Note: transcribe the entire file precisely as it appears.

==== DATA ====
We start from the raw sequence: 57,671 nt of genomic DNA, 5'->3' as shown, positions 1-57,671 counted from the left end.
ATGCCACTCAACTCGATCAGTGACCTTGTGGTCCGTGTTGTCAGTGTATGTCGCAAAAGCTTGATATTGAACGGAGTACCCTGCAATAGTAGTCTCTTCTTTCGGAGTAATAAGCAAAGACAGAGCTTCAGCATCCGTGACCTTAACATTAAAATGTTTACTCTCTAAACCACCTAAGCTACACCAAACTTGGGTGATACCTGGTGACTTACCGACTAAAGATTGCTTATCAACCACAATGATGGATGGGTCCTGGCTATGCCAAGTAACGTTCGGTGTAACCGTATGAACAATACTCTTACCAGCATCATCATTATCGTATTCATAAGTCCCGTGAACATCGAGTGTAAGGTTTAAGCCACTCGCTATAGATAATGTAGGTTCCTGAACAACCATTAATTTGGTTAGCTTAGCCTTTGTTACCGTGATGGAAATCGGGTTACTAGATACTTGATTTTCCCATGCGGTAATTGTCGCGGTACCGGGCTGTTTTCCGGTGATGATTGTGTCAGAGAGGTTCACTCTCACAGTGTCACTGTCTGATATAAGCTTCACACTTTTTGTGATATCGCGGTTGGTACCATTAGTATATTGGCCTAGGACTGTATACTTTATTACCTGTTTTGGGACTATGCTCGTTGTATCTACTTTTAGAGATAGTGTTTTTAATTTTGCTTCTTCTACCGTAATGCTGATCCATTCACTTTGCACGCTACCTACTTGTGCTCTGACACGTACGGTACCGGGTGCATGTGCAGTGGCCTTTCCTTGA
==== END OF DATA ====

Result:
We start from the raw sequence: 57,671 nt of genomic DNA, 5'->3' as shown, positions 1-57,671 counted from the left end.
ATGCCACTCAACTCGATCAGTGACCTTGTGGTCCGTGTTGTCAGTGTATGTCGCAAAAGCTTGATATTGAACGGAGTACCCTGCAATAGTAGTCTCTTCTTTCGGAGTAATAAGCAAAGACAGAGCTTCAGCATCCGTGACCTTAACATTAAAATGTTTACTCTCTAAACCACCTAAGCTACACCAAACTTGGGTGATACCTGGTGACTTACCGACTAAAGATTGCTTATCAACCACAATGATGGATGGGTCCTGGCTATGCCAAGTAACGTTCGGTGTAACCGTATGAACAATACTCTTACCAGCATCATCATTATCGTATTCATAAGTCCCGTGAACATCGAGTGTAAGGTTTAAGCCACTCGCTATAGATAATGTAGGTTCCTGAACAACCATTAATTTGGTTAGCTTAGCCTTTGTTACCGTGATGGAAATCGGGTTACTAGATACTTGATTTTCCCATGCGGTAATTGTCGCGGTACCGGGCTGTTTTCCGGTGATGATTGTGTCAGAGAGGTTCACTCTCACAGTGTCACTGTCTGATATAAGCTTCACACTTTTTGTGATATCGCGGTTGGTACCATTAGTATATTGGCCTAGGACTGTATACTTTATTACCTGTTTTGGGACTATGCTCGTTGTATCTACTTTTAGAGATAGTGTTTTTAATTTTGCTTCTTCTACCGTAATGCTGATCCATTCACTTTGCACGCTACCTACTTGTGCTCTGACACGTACGGTACCGGGTGCATGTGCAGTGGCCTTTCCTTGA